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RE: Issue 6413 - just thinking

From: Geoff Bullen <Geoff.Bullen@microsoft.com>
Date: Wed, 6 May 2009 13:52:21 -0700
To: Katy Warr <katy_warr@uk.ibm.com>, Yves Lafon <ylafon@w3.org>
CC: Doug Davis <dug@us.ibm.com>, "public-ws-resource-access@w3.org" <public-ws-resource-access@w3.org>
Message-ID: <5AAAA6322448AA41840FC4563A30D6E843A07485E3@NA-EXMSG-C122.redmond.corp.microsoft.com>
Hi Katy,

> In theory, I could imagine this might be a possibility but, in practice, I can't think of a real example.  I'm concerned that we'd create an extra specification that would never be used outside the context of WS-T.

Many people appear to be saying that because they cannot think of a real example, therefore none exists, so therefore the WG should not be taking the fact that an example might exist into consideration.  While this "ostrich" thinking seems rather odd, especially when making such a fundamental decision concerning a specification, let's look at a real example:

Consider filtering in Eventing (the same reasoning would also work for Enumeration).
In the example, we have an endpoint that represents a machine (M).
We want to subscribe to events from M - but not all of them.  How do we do that?

The basic filtering mechanism in Eventing supports an XPath filter that will allow subscribers to define a subset of the events from M, based on the content of the event.

Now consider that M has many sub-resources (fragments).  For example, it has an operating system, it has hardware - which, in turn, is made up of a disk, a CPU, etc.  If M had a new filter type that composed with fragment access, subscribers would now be able to filter the events not only on the content of the event, but also on the sub-resource (fragment) that generated the event (i.e. only be sent events that were hardware related, for example).  This would be a very useful filter in many situations.

Basically anywhere there is a need to provide a filtering mechanism there is also a potential need to compose with fragment access.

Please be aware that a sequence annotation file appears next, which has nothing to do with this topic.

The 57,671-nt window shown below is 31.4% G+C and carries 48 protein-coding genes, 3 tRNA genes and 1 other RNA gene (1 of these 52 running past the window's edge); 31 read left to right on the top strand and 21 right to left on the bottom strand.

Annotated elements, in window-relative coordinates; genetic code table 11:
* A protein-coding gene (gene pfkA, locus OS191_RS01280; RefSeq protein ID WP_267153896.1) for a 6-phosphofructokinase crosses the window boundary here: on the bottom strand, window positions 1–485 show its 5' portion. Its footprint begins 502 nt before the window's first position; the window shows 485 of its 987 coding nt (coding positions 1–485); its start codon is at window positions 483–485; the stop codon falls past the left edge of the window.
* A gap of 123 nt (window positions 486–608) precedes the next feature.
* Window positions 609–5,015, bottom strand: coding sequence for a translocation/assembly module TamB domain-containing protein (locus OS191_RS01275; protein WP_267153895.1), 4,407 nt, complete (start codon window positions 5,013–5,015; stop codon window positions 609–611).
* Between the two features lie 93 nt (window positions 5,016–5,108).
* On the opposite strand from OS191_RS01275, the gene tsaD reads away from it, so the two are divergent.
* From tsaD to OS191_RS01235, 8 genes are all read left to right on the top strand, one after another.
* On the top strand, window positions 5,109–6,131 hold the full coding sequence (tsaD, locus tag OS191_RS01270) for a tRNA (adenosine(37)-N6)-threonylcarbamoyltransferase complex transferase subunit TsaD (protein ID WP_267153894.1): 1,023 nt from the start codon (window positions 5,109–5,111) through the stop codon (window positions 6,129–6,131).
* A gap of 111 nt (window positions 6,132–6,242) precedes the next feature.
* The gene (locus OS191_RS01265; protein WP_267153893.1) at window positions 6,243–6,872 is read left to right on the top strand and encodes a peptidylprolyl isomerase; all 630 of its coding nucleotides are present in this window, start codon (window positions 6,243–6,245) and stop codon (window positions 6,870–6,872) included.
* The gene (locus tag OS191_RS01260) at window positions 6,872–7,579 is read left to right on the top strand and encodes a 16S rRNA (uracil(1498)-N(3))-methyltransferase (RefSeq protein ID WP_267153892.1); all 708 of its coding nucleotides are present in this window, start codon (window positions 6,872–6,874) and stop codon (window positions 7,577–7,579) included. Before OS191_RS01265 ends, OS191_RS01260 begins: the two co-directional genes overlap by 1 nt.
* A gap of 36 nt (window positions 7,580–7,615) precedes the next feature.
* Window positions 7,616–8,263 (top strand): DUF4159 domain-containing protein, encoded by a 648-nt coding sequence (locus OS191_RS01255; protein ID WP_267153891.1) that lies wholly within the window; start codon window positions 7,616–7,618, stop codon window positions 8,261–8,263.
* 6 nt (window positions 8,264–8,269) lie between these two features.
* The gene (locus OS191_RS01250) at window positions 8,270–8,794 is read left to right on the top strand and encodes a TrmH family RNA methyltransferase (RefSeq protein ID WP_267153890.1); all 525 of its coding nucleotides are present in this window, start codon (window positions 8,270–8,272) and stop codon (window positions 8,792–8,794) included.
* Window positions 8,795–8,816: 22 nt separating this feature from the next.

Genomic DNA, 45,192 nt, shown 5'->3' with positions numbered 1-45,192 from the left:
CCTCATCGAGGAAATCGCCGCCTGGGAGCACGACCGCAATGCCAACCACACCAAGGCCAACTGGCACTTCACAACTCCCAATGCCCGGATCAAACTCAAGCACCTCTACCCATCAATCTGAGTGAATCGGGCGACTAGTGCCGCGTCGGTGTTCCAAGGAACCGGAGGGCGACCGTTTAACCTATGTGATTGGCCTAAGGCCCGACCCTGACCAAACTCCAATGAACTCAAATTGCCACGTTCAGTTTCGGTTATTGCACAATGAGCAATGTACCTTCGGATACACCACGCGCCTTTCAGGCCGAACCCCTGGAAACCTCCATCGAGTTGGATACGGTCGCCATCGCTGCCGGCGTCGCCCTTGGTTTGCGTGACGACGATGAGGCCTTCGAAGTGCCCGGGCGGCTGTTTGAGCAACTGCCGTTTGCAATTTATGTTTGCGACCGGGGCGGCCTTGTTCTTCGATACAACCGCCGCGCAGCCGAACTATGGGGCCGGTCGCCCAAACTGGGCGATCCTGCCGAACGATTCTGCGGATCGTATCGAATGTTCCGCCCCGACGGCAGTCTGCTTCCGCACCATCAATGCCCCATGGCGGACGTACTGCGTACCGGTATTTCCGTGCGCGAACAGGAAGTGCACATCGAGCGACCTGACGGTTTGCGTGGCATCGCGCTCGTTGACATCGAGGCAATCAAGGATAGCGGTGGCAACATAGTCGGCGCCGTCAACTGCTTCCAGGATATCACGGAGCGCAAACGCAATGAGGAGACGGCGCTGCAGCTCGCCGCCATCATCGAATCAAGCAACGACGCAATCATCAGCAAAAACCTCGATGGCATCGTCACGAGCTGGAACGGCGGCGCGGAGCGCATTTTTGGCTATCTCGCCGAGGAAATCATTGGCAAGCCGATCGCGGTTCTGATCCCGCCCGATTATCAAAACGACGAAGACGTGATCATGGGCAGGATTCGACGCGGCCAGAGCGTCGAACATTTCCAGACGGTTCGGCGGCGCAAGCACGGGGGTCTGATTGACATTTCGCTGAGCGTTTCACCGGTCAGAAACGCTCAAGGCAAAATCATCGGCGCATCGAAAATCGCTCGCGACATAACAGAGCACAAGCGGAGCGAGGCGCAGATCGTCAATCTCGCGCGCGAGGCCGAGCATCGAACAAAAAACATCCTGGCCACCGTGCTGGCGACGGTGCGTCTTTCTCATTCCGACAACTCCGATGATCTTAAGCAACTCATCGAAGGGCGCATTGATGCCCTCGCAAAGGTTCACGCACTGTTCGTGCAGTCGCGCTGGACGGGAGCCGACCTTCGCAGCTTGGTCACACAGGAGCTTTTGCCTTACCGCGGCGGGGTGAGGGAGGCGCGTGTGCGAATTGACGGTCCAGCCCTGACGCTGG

> Worse still, a high proportion of use cases will require both specs so ultimately they will be read as a single specification.

Does this really mean "... a high proportion of IBM use cases ..."?  The industry at large has many implementations of Transfer as it stands, and there are also many other specifications that reference Transfer, so there appears no real justification for saying that, in general, a high proportion of use cases require fragment support - it just is not the case.

--Geoff


From: public-ws-resource-access-request@w3.org [mailto:public-ws-resource-access-request@w3.org] On Behalf Of Katy Warr
Sent: Wednesday, May 06, 2009 2:52 AM
To: Yves Lafon
Cc: Doug Davis; Geoff Bullen; public-ws-resource-access@w3.org
Subject: Re: Issue 6413 - just thinking


Yves

I guess that by 'more general' you mean that a separate fragment spec would be re-usable outside the context of WS-Transfer?   In theory, I could imagine this might be a possibility but, in practice, I can't think of a real example.  I'm concerned that we'd create an extra specification that would never be used outside the context of WS-T.  Worse still, a high proportion of use cases will require both specs so ultimately they will be read as a single specification.

That said, I fully understand the argument to keep the WS-T specification 'pure' for scenarios that don't implement fragments.  By placing the fragment text in the appendix (rather than the main body), we'll do exactly that.

Best regards
Katy

From:

Yves Lafon <ylafon@w3.org>

To:

Doug Davis <dug@us.ibm.com>

Cc:

Geoff Bullen <Geoff.Bullen@microsoft.com>, "public-ws-resource-access@w3.org" <public-ws-resource-access@w3.org>, public-ws-resource-access-request@w3.org

Date:

06/05/2009 08:52

Subject:

Re: Issue 6413 - just thinking


________________________________



On Tue, 5 May 2009, Doug Davis wrote:

> Geoff,
>  Allow me to turn it around for a sec... if the general premise of
> "strongly encouraging" is agreed to, and people do not "want a
> proliferation of fragment specs", then an obvious question (to me anyway)
> is: what's so bad about having it in Transfer?  I've heard (and understand

If the fragment definition is in Transfer, then it is quite likely
somebody else will define another "fragment spec" be it more general, or
attached to another spec. That's why having a standalone document for
fragment definition makes far more sense, it can be referred from
Transfer, but also from other specs that don't want to reuse Transfer.

As I said during the call, fragments definition are more linked to the
addressing or resources than the action on them (and for the record,
having the action distinct form the URI of the service is, well,
suboptimal. At least transfer allows action to be a set of properties, but
I digress ;) ).

--
Baroula que barouleras, au tiéu toujou t'entourneras.

        ~~Yves






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Received on Wednesday, 6 May 2009 20:54:19 GMT

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